History of Horsham Monthly Meeting
The Horsham Friends Meeting holds a strategic place in the history of its region, and is intimately connected with the founding and settlement of the township in which it is located. Further, it is a surviving manifestation of William Penn's "Holy Experiment," one of the primary driving forces behind the founding of the Pennsylvania colony, and embodied and served as the focus of the social organization of the early settlement. The Meeting's fundamental role in its region is reflected in its location as the terminus to many of the area's earliest roads; in its position as the only house of worship in the township into the late nineteenth century; and in the name and identity of the community which was known as Horsham Meeting into the 1890s. As an institutional center, the Meeting provided other key community services in its school, in preserving the history of the township's inhabitants through record keeping, and in its cemetery. The Horsham Meeting represents an important and intact example of the mature form of the building type developed in Pennsylvania to suit the specific needs of its early Quaker settlers. Finally, with its graveyard, tenant farmer's house school house and stable, the Horsham Meeting complex is one of the most complete Quaker institutional groups surviving in eastern Pennsylvania.
Most of the land of today's Horsham Township was granted by Penn to Samuel Carpenter, a Quaker. The land was subdivided for settlement beginning in 1709, and the great majority of the land was sold to fellow Quakers. Carpenter made a gift of fifty acres on the petition of a group of these Friends in 1715 which forms the present property. By that date a portion of the present caretaker's house (formerly the tenant farmer's house), and a barn (which does not survive), had already been built on the property, and are mentioned in the grant. After his death, Carpenter's widow Hannah deeded this land to the Meeting in 1717, with the stipulation that it fulfill the obligations of building a roasting house and schoolhouse and opening a graveyard. The arduous winter journey to Abington, the nearest meeting, and the growth of the community caused Abington Monthly Meeting to grant the application for a permanent Preparative Meeting in 1717.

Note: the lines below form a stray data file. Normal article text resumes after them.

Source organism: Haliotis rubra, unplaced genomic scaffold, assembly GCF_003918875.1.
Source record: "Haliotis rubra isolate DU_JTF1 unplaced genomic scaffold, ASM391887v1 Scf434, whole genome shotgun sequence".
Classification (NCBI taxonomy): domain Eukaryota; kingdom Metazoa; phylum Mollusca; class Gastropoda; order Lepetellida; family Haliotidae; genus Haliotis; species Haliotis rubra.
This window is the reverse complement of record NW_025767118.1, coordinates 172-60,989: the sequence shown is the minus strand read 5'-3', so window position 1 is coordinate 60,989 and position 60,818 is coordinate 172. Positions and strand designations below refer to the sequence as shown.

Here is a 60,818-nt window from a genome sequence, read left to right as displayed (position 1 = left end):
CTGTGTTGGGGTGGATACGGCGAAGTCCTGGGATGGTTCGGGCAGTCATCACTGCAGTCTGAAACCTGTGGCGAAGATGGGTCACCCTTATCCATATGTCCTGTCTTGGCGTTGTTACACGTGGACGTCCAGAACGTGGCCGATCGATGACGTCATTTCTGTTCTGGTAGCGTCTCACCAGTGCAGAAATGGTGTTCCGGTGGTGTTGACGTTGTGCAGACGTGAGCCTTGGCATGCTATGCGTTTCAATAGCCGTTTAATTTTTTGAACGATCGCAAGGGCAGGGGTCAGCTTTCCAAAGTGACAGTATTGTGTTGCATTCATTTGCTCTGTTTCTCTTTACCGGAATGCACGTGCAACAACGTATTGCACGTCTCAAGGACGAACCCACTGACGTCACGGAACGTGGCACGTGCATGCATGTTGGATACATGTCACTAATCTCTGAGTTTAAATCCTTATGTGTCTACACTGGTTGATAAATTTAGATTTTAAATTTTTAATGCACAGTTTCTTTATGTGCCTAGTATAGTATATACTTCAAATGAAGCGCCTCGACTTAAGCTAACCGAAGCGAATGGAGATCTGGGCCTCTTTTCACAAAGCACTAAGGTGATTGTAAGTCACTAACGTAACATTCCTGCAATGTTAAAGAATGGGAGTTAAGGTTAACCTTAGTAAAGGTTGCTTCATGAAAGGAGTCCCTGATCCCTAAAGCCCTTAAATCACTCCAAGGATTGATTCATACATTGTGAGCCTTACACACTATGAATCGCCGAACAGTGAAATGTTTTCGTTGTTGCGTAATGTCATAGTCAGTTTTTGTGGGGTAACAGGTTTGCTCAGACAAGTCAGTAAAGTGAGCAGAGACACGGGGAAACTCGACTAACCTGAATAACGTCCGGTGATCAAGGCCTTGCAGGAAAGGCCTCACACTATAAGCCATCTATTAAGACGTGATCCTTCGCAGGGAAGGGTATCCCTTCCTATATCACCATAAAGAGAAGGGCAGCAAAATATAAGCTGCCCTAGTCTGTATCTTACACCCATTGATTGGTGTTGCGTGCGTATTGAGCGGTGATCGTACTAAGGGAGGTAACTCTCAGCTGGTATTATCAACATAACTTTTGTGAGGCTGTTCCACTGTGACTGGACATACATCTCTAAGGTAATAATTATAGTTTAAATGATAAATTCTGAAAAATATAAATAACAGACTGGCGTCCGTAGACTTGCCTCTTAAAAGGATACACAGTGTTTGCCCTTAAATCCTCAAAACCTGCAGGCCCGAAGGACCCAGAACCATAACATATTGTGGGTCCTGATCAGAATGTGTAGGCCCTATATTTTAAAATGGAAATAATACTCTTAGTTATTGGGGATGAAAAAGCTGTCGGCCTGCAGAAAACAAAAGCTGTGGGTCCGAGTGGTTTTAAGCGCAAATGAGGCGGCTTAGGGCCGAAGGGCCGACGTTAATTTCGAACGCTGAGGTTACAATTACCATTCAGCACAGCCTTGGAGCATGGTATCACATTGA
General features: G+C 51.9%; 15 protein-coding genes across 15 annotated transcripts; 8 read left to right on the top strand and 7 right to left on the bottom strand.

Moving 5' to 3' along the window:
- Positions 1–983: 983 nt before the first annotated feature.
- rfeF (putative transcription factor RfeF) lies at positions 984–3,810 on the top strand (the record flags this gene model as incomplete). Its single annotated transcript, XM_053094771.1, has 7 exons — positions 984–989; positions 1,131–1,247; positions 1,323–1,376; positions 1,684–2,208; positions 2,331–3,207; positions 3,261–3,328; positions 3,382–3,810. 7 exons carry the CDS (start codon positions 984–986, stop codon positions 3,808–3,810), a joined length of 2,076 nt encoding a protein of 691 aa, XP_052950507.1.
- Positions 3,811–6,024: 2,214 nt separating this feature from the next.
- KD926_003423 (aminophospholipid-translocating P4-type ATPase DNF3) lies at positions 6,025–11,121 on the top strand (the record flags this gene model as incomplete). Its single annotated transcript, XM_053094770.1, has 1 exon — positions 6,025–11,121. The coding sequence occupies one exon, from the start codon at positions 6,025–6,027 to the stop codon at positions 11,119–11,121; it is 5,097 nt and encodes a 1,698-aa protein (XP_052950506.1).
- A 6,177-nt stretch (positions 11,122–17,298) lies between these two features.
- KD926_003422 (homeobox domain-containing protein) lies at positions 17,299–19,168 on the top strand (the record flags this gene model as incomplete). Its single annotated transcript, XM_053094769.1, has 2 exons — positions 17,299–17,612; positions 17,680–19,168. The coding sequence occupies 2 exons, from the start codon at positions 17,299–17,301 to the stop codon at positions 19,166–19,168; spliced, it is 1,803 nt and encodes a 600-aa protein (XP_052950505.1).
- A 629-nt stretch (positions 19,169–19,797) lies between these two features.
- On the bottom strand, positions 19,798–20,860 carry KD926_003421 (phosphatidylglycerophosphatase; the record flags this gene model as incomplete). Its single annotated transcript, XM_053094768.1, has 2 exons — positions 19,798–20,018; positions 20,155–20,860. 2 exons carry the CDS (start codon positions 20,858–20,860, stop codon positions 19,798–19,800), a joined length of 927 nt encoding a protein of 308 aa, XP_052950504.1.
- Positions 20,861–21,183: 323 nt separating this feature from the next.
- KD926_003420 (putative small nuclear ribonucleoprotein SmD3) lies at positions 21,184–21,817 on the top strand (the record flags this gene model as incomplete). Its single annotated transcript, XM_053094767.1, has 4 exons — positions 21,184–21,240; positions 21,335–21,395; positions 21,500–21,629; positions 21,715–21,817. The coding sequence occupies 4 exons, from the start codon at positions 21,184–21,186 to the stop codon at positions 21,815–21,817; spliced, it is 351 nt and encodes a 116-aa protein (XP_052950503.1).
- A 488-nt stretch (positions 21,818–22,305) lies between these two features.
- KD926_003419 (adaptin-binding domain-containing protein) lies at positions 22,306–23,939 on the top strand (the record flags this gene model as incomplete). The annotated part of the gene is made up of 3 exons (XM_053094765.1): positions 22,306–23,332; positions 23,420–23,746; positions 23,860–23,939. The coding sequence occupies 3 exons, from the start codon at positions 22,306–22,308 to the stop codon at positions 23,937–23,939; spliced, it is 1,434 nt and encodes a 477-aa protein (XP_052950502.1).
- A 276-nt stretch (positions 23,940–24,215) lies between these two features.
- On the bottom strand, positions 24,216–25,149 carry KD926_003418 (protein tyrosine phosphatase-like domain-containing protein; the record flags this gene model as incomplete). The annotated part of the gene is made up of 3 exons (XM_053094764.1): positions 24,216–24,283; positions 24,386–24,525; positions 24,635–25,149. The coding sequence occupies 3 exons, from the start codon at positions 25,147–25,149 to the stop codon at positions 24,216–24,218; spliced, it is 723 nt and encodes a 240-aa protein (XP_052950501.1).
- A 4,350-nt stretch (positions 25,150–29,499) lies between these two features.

The region which is now Horsham Township was originally part of the quarterly meeting group which included Germantown Meeting. Thus many of the first members of the Meeting and settlers of the township were descendants of the founders of Germantown. Jan Lucken, one of the Germantown settlers, was the first recorded purchaser of land from Carpenter. His land was subdivided among his children, whose name was changed to Lukens, after his death. Other Lukenses purchased tracts early on and remained active in the meeting appearing on committees well into the nineteenth century; additional Germantown founders' descendants included Isaac Tyson, son of Rynear Tyson, and Cornelius Conrad, grandson of Thones Kunders. These, together with the Kenderdine family, also early members of the Meeting who built and operated the mill which survives to the present day at Keith Valley and Davis Grove Roads formed the backbone of Horsham Meeting as the early town was known.